Previously, I have written about watch collectors’ addiction to both buying new watches, and social media… and how we could benefit from reducing our dopamine dependance. In this post, although related, I wanted to share some brief thoughts around motivated reasoning and how it impacts our thoughts and behaviour as collectors on Instagram.
I was having a conversation with a dear friend yesterday about ordering a watch and then waiting 6 months to take delivery. This led to a dialogue about delayed gratification, and I thought it was worth writing about. Nothing being said here is new, but it is a short enough post and I was overdue anyway 🙂
It has been a while since my last post… and in this case, the connection to watches doesn’t extend beyond anything I have said before. The topic of thinking itself, is something I haven’t previously addressed explicitly, though I have probably talked around it in several ways. So here’s a first attempt!
One of life’s greatest ironies is how often we treat friends, co-workers and even strangers … better than we treat our own family. We often preserve the best of ourselves for those who mean the least… Surely, it ought to be the other way around?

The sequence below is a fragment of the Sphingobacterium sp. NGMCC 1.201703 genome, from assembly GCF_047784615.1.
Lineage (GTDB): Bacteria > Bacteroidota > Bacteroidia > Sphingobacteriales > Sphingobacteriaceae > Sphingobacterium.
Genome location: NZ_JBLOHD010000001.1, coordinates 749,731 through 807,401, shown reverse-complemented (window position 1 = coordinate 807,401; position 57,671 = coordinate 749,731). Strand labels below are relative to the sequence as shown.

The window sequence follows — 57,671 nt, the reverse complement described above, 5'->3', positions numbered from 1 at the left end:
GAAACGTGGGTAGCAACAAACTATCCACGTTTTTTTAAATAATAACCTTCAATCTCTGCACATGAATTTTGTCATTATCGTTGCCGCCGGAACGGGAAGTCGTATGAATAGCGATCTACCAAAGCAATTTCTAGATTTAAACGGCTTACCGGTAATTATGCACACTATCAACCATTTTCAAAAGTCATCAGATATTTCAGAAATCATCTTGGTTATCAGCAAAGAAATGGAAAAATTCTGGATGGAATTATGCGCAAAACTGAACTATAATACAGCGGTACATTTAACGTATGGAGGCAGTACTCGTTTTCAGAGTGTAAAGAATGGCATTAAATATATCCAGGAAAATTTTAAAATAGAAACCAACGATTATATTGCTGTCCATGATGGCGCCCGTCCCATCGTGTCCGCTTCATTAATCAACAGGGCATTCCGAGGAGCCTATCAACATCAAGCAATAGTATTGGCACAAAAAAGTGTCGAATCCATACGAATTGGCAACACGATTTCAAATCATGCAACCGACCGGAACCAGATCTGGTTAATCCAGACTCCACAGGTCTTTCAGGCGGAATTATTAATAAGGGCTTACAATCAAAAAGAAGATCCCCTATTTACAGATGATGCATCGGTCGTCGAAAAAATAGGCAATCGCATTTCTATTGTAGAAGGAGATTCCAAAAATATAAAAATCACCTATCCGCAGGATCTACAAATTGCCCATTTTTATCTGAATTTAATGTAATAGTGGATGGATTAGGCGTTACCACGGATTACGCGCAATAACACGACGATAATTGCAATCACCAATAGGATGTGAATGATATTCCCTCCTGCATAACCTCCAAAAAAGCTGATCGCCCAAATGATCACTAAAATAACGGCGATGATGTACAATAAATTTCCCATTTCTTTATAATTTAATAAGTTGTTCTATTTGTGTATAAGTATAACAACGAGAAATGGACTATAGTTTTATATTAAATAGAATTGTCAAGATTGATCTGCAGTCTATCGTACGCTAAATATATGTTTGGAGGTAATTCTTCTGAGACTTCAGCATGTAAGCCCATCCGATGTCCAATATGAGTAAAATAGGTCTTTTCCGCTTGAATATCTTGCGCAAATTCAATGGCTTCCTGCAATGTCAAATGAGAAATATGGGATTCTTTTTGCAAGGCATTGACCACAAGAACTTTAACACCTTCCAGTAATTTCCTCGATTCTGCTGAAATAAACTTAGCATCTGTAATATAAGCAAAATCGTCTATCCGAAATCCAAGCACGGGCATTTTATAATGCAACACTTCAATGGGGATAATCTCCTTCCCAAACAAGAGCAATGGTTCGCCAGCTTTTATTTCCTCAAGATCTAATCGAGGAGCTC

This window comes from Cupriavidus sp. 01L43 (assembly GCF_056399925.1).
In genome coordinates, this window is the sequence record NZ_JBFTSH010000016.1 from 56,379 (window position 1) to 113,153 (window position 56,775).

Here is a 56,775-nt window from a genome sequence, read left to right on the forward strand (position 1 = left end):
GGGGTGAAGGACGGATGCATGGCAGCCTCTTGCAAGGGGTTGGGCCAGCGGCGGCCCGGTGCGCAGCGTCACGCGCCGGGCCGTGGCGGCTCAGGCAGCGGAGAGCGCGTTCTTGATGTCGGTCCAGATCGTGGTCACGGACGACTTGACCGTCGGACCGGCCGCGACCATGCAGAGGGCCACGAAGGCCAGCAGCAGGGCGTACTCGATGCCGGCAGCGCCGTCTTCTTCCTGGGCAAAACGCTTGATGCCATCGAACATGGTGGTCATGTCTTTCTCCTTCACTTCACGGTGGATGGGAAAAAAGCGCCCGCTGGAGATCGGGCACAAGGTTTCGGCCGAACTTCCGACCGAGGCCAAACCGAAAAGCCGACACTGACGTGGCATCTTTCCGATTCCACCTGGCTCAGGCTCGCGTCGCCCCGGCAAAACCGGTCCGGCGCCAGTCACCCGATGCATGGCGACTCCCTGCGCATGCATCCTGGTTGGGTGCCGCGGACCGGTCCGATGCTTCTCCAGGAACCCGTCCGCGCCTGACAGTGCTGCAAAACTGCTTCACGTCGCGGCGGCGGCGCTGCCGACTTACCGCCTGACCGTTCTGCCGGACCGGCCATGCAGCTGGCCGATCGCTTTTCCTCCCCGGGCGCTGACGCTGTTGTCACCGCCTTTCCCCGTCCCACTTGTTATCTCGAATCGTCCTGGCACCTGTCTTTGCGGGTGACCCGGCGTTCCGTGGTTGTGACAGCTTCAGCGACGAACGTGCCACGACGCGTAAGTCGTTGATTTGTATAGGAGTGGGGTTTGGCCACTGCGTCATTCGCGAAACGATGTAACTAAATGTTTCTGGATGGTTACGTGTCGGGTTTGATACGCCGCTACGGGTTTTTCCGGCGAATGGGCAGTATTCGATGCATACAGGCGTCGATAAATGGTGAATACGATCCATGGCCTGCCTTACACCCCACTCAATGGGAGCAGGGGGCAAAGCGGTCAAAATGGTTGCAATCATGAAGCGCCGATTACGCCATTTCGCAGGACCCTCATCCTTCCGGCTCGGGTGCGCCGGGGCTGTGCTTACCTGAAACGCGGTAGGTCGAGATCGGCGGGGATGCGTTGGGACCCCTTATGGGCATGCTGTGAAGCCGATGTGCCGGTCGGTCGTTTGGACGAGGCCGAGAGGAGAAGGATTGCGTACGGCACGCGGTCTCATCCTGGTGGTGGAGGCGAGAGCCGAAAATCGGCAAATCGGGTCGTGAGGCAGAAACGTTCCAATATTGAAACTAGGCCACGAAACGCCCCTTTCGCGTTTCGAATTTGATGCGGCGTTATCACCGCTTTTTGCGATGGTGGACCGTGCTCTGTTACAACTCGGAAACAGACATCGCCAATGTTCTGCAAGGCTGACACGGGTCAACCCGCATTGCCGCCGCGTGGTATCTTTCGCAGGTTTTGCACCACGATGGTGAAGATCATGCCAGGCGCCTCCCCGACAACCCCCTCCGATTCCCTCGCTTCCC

I recently watched a TED Talk by Professor Jamil Zaki, a Stanford neuroscientist. Worth watching the talk, but I wanted to explore a few of the concepts he discussed. In particular he talked about the learnings from a study of two Brazilian fishing villages which I found particularly fascinating, and which I wanted to connect with watch collecting.
I attended a conference this week and met a young fellow who, I went on to discover, was worth over £100m. He told me the insane story of how he got this wealth, and thought I would share it with you.